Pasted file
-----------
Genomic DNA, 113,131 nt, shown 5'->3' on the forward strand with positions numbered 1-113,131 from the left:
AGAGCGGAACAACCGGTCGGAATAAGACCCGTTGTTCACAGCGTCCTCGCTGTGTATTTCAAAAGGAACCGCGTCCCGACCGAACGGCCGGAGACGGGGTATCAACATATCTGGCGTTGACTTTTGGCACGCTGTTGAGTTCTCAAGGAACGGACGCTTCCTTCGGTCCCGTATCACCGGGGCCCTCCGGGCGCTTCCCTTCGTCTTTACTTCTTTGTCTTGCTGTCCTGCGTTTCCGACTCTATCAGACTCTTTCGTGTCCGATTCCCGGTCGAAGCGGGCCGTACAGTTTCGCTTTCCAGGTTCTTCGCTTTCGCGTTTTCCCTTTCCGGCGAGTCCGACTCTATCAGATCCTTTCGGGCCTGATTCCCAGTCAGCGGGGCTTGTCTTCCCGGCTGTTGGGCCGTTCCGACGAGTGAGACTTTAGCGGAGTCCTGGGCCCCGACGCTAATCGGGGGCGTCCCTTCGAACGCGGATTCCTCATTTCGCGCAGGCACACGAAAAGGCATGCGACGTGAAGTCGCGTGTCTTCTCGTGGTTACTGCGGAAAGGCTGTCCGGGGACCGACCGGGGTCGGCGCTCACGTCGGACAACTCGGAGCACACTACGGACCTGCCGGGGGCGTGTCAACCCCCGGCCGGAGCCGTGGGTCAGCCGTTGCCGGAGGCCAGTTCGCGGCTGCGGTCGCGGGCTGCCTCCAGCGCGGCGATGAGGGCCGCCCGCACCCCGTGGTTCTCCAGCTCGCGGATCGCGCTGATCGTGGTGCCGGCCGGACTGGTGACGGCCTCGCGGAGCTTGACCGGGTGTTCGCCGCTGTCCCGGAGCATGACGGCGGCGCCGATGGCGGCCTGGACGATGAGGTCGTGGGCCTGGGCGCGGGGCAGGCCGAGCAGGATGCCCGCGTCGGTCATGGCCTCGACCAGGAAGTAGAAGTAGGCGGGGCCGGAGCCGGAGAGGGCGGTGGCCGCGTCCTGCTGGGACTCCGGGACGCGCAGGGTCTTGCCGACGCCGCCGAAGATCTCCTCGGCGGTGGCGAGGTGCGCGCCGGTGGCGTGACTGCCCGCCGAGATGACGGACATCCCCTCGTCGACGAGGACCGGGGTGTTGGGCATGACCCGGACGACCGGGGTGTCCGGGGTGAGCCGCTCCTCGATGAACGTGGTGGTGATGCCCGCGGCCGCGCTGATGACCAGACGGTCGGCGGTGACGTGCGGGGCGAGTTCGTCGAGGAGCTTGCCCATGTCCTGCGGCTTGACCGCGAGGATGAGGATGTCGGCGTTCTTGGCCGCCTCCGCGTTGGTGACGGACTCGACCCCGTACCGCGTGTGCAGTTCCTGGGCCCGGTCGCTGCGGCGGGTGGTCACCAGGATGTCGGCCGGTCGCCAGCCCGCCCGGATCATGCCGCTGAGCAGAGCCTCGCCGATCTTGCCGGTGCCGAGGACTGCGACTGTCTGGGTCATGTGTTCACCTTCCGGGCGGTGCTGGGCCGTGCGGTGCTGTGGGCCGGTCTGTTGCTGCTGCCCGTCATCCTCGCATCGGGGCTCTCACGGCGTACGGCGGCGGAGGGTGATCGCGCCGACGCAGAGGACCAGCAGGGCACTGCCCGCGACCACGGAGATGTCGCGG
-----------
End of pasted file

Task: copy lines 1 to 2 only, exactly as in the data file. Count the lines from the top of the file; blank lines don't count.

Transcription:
Genomic DNA, 113,131 nt, shown 5'->3' on the forward strand with positions numbered 1-113,131 from the left:
AGAGCGGAACAACCGGTCGGAATAAGACCCGTTGTTCACAGCGTCCTCGCTGTGTATTTCAAAAGGAACCGCGTCCCGACCGAACGGCCGGAGACGGGGTATCAACATATCTGGCGTTGACTTTTGGCACGCTGTTGAGTTCTCAAGGAACGGACGCTTCCTTCGGTCCCGTATCACCGGGGCCCTCCGGGCGCTTCCCTTCGTCTTTACTTCTTTGTCTTGCTGTCCTGCGTTTCCGACTCTATCAGACTCTTTCGTGTCCGATTCCCGGTCGAAGCGGGCCGTACAGTTTCGCTTTCCAGGTTCTTCGCTTTCGCGTTTTCCCTTTCCGGCGAGTCCGACTCTATCAGATCCTTTCGGGCCTGATTCCCAGTCAGCGGGGCTTGTCTTCCCGGCTGTTGGGCCGTTCCGACGAGTGAGACTTTAGCGGAGTCCTGGGCCCCGACGCTAATCGGGGGCGTCCCTTCGAACGCGGATTCCTCATTTCGCGCAGGCACACGAAAAGGCATGCGACGTGAAGTCGCGTGTCTTCTCGTGGTTACTGCGGAAAGGCTGTCCGGGGACCGACCGGGGTCGGCGCTCACGTCGGACAACTCGGAGCACACTACGGACCTGCCGGGGGCGTGTCAACCCCCGGCCGGAGCCGTGGGTCAGCCGTTGCCGGAGGCCAGTTCGCGGCTGCGGTCGCGGGCTGCCTCCAGCGCGGCGATGAGGGCCGCCCGCACCCCGTGGTTCTCCAGCTCGCGGATCGCGCTGATCGTGGTGCCGGCCGGACTGGTGACGGCCTCGCGGAGCTTGACCGGGTGTTCGCCGCTGTCCCGGAGCATGACGGCGGCGCCGATGGCGGCCTGGACGATGAGGTCGTGGGCCTGGGCGCGGGGCAGGCCGAGCAGGATGCCCGCGTCGGTCATGGCCTCGACCAGGAAGTAGAAGTAGGCGGGGCCGGAGCCGGAGAGGGCGGTGGCCGCGTCCTGCTGGGACTCCGGGACGCGCAGGGTCTTGCCGACGCCGCCGAAGATCTCCTCGGCGGTGGCGAGGTGCGCGCCGGTGGCGTGACTGCCCGCCGAGATGACGGACATCCCCTCGTCGACGAGGACCGGGGTGTTGGGCATGACCCGGACGACCGGGGTGTCCGGGGTGAGCCGCTCCTCGATGAACGTGGTGGTGATGCCCGCGGCCGCGCTGATGACCAGACGGTCGGCGGTGACGTGCGGGGCGAGTTCGTCGAGGAGCTTGCCCATGTCCTGCGGCTTGACCGCGAGGATGAGGATGTCGGCGTTCTTGGCCGCCTCCGCGTTGGTGACGGACTCGACCCCGTACCGCGTGTGCAGTTCCTGGGCCCGGTCGCTGCGGCGGGTGGTCACCAGGATGTCGGCCGGTCGCCAGCCCGCCCGGATCATGCCGCTGAGCAGAGCCTCGCCGATCTTGCCGGTGCCGAGGACTGCGACTGTCTGGGTCATGTGTTCACCTTCCGGGCGGTGCTGGGCCGTGCGGTGCTGTGGGCCGGTCTGTTGCTGCTGCCCGTCATCCTCGCATCGGGGCTCTCACGGCGTACGGCGGCGGAGGGTGATCGCGCCGACGCAGAGGACCAGCAGGGCACTGCCCGCGACCACGGAGATGTCGCGG